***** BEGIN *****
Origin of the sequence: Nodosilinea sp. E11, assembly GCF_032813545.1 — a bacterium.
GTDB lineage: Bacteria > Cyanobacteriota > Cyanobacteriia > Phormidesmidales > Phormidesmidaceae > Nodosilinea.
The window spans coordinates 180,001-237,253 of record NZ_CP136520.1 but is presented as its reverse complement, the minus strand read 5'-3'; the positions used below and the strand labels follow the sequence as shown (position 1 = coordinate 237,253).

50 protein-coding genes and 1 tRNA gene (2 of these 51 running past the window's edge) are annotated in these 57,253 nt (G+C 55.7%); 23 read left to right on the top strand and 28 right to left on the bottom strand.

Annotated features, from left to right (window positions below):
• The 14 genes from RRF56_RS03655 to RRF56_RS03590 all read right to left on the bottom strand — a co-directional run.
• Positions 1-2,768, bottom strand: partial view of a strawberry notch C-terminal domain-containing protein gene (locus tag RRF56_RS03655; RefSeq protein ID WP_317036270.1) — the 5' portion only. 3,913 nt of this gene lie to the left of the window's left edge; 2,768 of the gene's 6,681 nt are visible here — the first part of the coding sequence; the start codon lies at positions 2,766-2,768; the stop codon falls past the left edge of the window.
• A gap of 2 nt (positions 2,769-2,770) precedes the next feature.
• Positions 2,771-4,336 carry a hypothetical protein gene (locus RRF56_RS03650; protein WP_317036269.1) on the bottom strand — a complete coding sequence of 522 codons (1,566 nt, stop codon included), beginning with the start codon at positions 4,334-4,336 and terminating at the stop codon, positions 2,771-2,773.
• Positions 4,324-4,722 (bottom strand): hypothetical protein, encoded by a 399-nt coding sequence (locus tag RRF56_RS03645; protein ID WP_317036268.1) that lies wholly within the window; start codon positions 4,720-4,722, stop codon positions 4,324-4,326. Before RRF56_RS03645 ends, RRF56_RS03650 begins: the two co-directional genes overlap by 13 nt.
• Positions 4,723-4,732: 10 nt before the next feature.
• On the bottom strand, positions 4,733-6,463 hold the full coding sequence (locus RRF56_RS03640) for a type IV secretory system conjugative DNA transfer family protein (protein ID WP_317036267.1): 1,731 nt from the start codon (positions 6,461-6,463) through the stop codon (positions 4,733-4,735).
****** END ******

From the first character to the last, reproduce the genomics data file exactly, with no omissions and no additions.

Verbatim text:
Origin of the sequence: Nodosilinea sp. E11, assembly GCF_032813545.1 — a bacterium.
GTDB lineage: Bacteria > Cyanobacteriota > Cyanobacteriia > Phormidesmidales > Phormidesmidaceae > Nodosilinea.
The window spans coordinates 180,001-237,253 of record NZ_CP136520.1 but is presented as its reverse complement, the minus strand read 5'-3'; the positions used below and the strand labels follow the sequence as shown (position 1 = coordinate 237,253).

50 protein-coding genes and 1 tRNA gene (2 of these 51 running past the window's edge) are annotated in these 57,253 nt (G+C 55.7%); 23 read left to right on the top strand and 28 right to left on the bottom strand.

Annotated features, from left to right (window positions below):
• The 14 genes from RRF56_RS03655 to RRF56_RS03590 all read right to left on the bottom strand — a co-directional run.
• Positions 1-2,768, bottom strand: partial view of a strawberry notch C-terminal domain-containing protein gene (locus tag RRF56_RS03655; RefSeq protein ID WP_317036270.1) — the 5' portion only. 3,913 nt of this gene lie to the left of the window's left edge; 2,768 of the gene's 6,681 nt are visible here — the first part of the coding sequence; the start codon lies at positions 2,766-2,768; the stop codon falls past the left edge of the window.
• A gap of 2 nt (positions 2,769-2,770) precedes the next feature.
• Positions 2,771-4,336 carry a hypothetical protein gene (locus RRF56_RS03650; protein WP_317036269.1) on the bottom strand — a complete coding sequence of 522 codons (1,566 nt, stop codon included), beginning with the start codon at positions 4,334-4,336 and terminating at the stop codon, positions 2,771-2,773.
• Positions 4,324-4,722 (bottom strand): hypothetical protein, encoded by a 399-nt coding sequence (locus tag RRF56_RS03645; protein ID WP_317036268.1) that lies wholly within the window; start codon positions 4,720-4,722, stop codon positions 4,324-4,326. Before RRF56_RS03645 ends, RRF56_RS03650 begins: the two co-directional genes overlap by 13 nt.
• Positions 4,723-4,732: 10 nt before the next feature.
• On the bottom strand, positions 4,733-6,463 hold the full coding sequence (locus RRF56_RS03640) for a type IV secretory system conjugative DNA transfer family protein (protein ID WP_317036267.1): 1,731 nt from the start codon (positions 6,461-6,463) through the stop codon (positions 4,733-4,735).